Belly Up to the Bard

After 20 years, my dream has come true.

No, not the one where I come to school for a test I never studied for and then realize I’m in flagrant violation of the dress code. Different dream.

This one began with a chance purchase of an oddly-titled script in a college bookstore. Now it’s coming to fruition amidst a torrent of sight gags, word play and utter ridiculousness. A tribute, really, to a master of the hilarious and bizarre.

Right, Master Shakespeare?

OK, OK, I know. “The Complete Works of William Shakespeare (abridged),” our newest comedy at the Longmont Theatre Company, bears about as much resemblance to the stagecraft of Laurence Olivier as I do to the physique of Arnold Schwarzenegger. That’s the beauty of it, really. This is Shakespeare as it might have been done by Monty Python and the Marx Brothers, with a little Saturday Night Live thrown in for good measure.

It’s irreverent. It’s absurd. It’s three men blasting through the canon with a buzz saw like the hero in a zombie flick, and leaving about as much standing.

And somehow, I think the Bard of Avon would have laughed his head off. Once the migraine cleared up, anyway.

That’s not because the show’s true to the text. (Heavens, no.) But it’s true to the life.

Maybe I should explain.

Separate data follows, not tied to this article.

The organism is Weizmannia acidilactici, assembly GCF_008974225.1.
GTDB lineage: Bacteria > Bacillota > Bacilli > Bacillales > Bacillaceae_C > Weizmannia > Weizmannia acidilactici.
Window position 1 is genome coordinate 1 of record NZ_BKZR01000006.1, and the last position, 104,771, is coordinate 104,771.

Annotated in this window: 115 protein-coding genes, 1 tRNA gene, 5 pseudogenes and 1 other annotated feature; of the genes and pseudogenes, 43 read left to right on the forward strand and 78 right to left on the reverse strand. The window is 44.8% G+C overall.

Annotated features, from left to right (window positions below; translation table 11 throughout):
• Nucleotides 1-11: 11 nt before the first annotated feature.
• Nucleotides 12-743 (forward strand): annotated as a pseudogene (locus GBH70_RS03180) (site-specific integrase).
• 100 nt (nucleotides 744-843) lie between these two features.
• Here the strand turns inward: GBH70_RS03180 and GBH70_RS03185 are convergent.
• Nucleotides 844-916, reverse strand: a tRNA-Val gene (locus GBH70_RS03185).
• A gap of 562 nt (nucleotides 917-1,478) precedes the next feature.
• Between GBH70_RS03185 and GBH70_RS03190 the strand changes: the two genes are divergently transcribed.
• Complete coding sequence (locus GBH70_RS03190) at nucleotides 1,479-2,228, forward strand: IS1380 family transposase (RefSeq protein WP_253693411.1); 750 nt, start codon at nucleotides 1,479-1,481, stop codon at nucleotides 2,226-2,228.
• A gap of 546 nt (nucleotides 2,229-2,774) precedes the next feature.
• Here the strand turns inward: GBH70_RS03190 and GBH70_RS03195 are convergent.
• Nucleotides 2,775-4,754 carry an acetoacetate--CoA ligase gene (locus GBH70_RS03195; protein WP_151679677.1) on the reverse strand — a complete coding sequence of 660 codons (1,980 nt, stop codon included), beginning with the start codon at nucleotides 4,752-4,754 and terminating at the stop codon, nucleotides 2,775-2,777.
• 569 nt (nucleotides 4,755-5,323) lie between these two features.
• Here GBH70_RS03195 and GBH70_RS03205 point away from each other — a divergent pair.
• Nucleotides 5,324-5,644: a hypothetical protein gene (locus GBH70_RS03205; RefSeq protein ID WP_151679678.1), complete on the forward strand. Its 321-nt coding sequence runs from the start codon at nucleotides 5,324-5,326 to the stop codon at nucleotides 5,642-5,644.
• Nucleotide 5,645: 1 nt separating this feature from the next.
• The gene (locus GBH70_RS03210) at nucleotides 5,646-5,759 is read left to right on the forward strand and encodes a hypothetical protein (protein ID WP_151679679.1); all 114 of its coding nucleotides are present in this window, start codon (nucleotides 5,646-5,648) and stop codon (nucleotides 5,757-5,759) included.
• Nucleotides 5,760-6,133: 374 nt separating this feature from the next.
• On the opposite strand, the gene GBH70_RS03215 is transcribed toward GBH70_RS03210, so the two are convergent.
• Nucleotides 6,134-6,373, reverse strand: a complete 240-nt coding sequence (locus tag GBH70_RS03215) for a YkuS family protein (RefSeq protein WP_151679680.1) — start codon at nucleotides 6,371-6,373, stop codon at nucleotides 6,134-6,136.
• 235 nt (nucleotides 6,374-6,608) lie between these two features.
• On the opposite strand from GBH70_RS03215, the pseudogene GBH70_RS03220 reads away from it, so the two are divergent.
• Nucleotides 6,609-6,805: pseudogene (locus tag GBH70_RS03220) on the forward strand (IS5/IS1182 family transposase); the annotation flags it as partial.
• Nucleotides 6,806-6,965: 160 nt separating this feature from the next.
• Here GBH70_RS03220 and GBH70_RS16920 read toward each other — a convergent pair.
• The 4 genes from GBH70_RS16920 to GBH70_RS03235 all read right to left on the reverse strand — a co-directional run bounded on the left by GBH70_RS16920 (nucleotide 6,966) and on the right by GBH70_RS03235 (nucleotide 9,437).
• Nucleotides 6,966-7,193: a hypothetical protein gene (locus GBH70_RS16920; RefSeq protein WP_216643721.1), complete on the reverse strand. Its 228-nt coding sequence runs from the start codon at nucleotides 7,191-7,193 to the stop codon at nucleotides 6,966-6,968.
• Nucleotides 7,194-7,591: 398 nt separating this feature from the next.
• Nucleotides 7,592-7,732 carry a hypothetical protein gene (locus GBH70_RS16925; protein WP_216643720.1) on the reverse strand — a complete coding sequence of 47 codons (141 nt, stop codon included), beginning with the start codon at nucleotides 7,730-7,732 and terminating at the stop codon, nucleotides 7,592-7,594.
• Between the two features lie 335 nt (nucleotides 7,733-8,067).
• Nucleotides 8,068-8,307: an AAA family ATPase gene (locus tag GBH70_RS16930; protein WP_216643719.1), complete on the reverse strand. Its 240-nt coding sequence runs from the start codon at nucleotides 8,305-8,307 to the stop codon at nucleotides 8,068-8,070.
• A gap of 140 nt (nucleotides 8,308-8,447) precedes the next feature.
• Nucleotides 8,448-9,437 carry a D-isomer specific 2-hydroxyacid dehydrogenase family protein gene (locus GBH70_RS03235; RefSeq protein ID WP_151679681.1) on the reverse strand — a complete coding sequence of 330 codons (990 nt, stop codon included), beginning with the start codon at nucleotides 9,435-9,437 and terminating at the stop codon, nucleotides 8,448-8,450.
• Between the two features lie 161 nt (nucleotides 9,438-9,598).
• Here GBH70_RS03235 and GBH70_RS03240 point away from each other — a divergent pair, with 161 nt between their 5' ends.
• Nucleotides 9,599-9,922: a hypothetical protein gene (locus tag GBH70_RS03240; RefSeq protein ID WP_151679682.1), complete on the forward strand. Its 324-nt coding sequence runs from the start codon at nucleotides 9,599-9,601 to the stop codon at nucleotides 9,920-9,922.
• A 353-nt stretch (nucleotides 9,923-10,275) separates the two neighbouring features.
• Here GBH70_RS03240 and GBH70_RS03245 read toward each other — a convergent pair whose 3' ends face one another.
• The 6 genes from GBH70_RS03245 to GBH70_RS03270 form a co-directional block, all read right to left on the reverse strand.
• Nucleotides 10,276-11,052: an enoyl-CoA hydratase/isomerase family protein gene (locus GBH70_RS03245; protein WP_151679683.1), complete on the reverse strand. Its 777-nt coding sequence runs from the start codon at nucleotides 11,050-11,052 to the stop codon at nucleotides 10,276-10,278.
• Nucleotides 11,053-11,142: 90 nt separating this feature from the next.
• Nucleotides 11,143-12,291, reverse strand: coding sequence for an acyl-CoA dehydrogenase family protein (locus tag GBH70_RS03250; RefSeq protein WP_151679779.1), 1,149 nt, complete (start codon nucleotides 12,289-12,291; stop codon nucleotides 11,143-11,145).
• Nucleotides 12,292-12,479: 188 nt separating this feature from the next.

A lot of times, Shakespeare’s plays get treated like museum pieces: Dust off the icons, admire the filigree and keep everything on a nice, safe pedestal. They’re works to be studied, venerated, stuffed and mounted.

Now mind you, I admire the man’s work. I consider his writing some of the most beautiful in the English language. And the details certainly bear study, if only to discover what “fardels” actually are.

But Shakespeare wasn’t writing for textbooks. Shakespeare was writing for people. Rich people, poor people, anyone who could pay for a seat (or a patronage). And he played to that audience as surely as any modern-day Hollywood schlockmeister.

Bad puns? Check. Blood and gore? Check. Soap operas, mistaken identities and jokes about bodily functions? Check, check, and most definitely check. (Take a fresh read through Macbeth if you don’t believe me on that last one, where a porter hilariously laments how too much wine “provokes the desire but takes away the performance.”)

Yes, he wanted people to think. And part of the way he did that was by also making them laugh, wince, and shudder. Many of his tales had been told before; by adding his own twists, touches, and jokes, he could make his audience really hear them and consider them as something new.

That kind of re-transformation can be vital and not just in Shakespeare. Any time we give something a set-apart status – the Founding Fathers, a sacred work, a loved one, the 1927 New York Yankees – we risk taking them for granted. We memorize a headline, or quote the words without the music. As a minister of mine used to say about the Easter story, we already know the end, and so we lose the fear and apprehension shared by those who didn’t know how all this was going to come out.

We stop understanding and see only what we expect to see.

By shaking up those expectations, we wake up our minds. And maybe even laugh ourselves silly in the process.

Let go. Have fun. And if I’ve got you curious, come on down and see what our warped minds have come up with. ( Show details can be seen at www.longmonttheatre.org.) As Master Shakespeare used to say, the play’s the thing.

What kind of thing? Thereby hangs a tale …

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